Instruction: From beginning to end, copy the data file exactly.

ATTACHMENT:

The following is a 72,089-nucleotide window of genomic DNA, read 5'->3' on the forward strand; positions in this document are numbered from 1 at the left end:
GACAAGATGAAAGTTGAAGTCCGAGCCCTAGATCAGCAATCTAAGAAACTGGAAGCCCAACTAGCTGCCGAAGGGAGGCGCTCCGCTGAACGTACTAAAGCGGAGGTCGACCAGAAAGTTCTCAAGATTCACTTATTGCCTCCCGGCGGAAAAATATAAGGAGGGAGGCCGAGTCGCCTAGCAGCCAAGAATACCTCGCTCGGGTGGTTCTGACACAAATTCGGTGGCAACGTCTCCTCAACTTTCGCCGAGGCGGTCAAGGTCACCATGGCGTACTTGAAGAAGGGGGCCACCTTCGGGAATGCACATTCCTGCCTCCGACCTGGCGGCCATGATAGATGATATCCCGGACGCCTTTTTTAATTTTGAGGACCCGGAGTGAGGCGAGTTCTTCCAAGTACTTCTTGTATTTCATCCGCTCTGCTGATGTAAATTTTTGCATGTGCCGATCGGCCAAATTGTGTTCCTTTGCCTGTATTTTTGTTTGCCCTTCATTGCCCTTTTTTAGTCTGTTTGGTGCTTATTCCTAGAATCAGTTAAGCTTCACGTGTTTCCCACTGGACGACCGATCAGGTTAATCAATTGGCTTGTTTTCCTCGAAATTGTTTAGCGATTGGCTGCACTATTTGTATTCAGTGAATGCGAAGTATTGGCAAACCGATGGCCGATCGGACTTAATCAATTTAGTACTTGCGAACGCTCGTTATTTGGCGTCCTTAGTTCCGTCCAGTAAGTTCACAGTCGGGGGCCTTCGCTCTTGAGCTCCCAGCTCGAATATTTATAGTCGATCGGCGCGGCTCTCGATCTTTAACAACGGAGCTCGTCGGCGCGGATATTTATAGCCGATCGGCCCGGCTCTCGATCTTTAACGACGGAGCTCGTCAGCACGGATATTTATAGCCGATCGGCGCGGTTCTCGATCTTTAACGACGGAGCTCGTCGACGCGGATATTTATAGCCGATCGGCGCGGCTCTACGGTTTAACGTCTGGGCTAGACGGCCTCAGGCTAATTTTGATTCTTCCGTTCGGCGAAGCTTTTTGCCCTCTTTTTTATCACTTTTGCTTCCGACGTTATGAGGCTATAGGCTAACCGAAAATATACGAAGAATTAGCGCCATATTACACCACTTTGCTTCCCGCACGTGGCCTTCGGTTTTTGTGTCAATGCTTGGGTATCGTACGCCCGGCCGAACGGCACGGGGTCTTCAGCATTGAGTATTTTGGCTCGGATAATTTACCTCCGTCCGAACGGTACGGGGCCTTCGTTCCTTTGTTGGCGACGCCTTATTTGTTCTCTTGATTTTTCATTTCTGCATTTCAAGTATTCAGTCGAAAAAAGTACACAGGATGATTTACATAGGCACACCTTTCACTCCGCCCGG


The following is a 72,089-nucleotide window of genomic DNA, read 5'->3' on the forward strand; positions in this document are numbered from 1 at the left end:
GACAAGATGAAAGTTGAAGTCCGAGCCCTAGATCAGCAATCTAAGAAACTGGAAGCCCAACTAGCTGCCGAAGGGAGGCGCTCCGCTGAACGTACTAAAGCGGAGGTCGACCAGAAAGTTCTCAAGATTCACTTATTGCCTCCCGGCGGAAAAATATAAGGAGGGAGGCCGAGTCGCCTAGCAGCCAAGAATACCTCGCTCGGGTGGTTCTGACACAAATTCGGTGGCAACGTCTCCTCAACTTTCGCCGAGGCGGTCAAGGTCACCATGGCGTACTTGAAGAAGGGGGCCACCTTCGGGAATGCACATTCCTGCCTCCGACCTGGCGGCCATGATAGATGATATCCCGGACGCCTTTTTTAATTTTGAGGACCCGGAGTGAGGCGAGTTCTTCCAAGTACTTCTTGTATTTCATCCGCTCTGCTGATGTAAATTTTTGCATGTGCCGATCGGCCAAATTGTGTTCCTTTGCCTGTATTTTTGTTTGCCCTTCATTGCCCTTTTTTAGTCTGTTTGGTGCTTATTCCTAGAATCAGTTAAGCTTCACGTGTTTCCCACTGGACGACCGATCAGGTTAATCAATTGGCTTGTTTTCCTCGAAATTGTTTAGCGATTGGCTGCACTATTTGTATTCAGTGAATGCGAAGTATTGGCAAACCGATGGCCGATCGGACTTAATCAATTTAGTACTTGCGAACGCTCGTTATTTGGCGTCCTTAGTTCCGTCCAGTAAGTTCACAGTCGGGGGCCTTCGCTCTTGAGCTCCCAGCTCGAATATTTATAGTCGATCGGCGCGGCTCTCGATCTTTAACAACGGAGCTCGTCGGCGCGGATATTTATAGCCGATCGGCCCGGCTCTCGATCTTTAACGACGGAGCTCGTCAGCACGGATATTTATAGCCGATCGGCGCGGTTCTCGATCTTTAACGACGGAGCTCGTCGACGCGGATATTTATAGCCGATCGGCGCGGCTCTACGGTTTAACGTCTGGGCTAGACGGCCTCAGGCTAATTTTGATTCTTCCGTTCGGCGAAGCTTTTTGCCCTCTTTTTTATCACTTTTGCTTCCGACGTTATGAGGCTATAGGCTAACCGAAAATATACGAAGAATTAGCGCCATATTACACCACTTTGCTTCCCGCACGTGGCCTTCGGTTTTTGTGTCAATGCTTGGGTATCGTACGCCCGGCCGAACGGCACGGGGTCTTCAGCATTGAGTATTTTGGCTCGGATAATTTACCTCCGTCCGAACGGTACGGGGCCTTCGTTCCTTTGTTGGCGACGCCTTATTTGTTCTCTTGATTTTTCATTTCTGCATTTCAAGTATTCAGTCGAAAAAAGTACACAGGATGATTTACATAGGCACACCTTTCACTCCGCCCGG